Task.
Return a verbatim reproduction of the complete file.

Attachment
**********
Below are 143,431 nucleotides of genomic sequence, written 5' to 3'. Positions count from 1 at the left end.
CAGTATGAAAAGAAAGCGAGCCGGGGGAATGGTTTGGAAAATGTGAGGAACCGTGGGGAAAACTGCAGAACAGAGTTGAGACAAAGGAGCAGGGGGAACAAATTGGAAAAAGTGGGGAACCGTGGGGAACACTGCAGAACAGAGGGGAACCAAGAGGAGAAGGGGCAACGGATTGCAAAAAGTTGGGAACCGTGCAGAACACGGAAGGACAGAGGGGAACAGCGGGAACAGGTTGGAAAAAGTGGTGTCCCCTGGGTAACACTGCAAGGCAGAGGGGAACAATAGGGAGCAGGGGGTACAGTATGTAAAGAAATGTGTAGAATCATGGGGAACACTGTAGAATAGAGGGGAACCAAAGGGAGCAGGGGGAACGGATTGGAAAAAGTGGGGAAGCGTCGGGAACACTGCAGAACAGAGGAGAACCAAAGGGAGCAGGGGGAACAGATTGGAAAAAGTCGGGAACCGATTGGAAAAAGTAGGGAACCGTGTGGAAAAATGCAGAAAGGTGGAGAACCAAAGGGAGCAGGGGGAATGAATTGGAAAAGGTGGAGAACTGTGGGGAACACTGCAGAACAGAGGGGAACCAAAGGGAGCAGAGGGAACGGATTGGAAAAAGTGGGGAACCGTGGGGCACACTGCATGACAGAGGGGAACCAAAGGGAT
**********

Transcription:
Below are 143,431 nucleotides of genomic sequence, written 5' to 3'. Positions count from 1 at the left end.
CAGTATGAAAAGAAAGCGAGCCGGGGGAATGGTTTGGAAAATGTGAGGAACCGTGGGGAAAACTGCAGAACAGAGTTGAGACAAAGGAGCAGGGGGAACAAATTGGAAAAAGTGGGGAACCGTGGGGAACACTGCAGAACAGAGGGGAACCAAGAGGAGAAGGGGCAACGGATTGCAAAAAGTTGGGAACCGTGCAGAACACGGAAGGACAGAGGGGAACAGCGGGAACAGGTTGGAAAAAGTGGTGTCCCCTGGGTAACACTGCAAGGCAGAGGGGAACAATAGGGAGCAGGGGGTACAGTATGTAAAGAAATGTGTAGAATCATGGGGAACACTGTAGAATAGAGGGGAACCAAAGGGAGCAGGGGGAACGGATTGGAAAAAGTGGGGAAGCGTCGGGAACACTGCAGAACAGAGGAGAACCAAAGGGAGCAGGGGGAACAGATTGGAAAAAGTCGGGAACCGATTGGAAAAAGTAGGGAACCGTGTGGAAAAATGCAGAAAGGTGGAGAACCAAAGGGAGCAGGGGGAATGAATTGGAAAAGGTGGAGAACTGTGGGGAACACTGCAGAACAGAGGGGAACCAAAGGGAGCAGAGGGAACGGATTGGAAAAAGTGGGGAACCGTGGGGCACACTGCATGACAGAGGGGAACCAAAGGGAT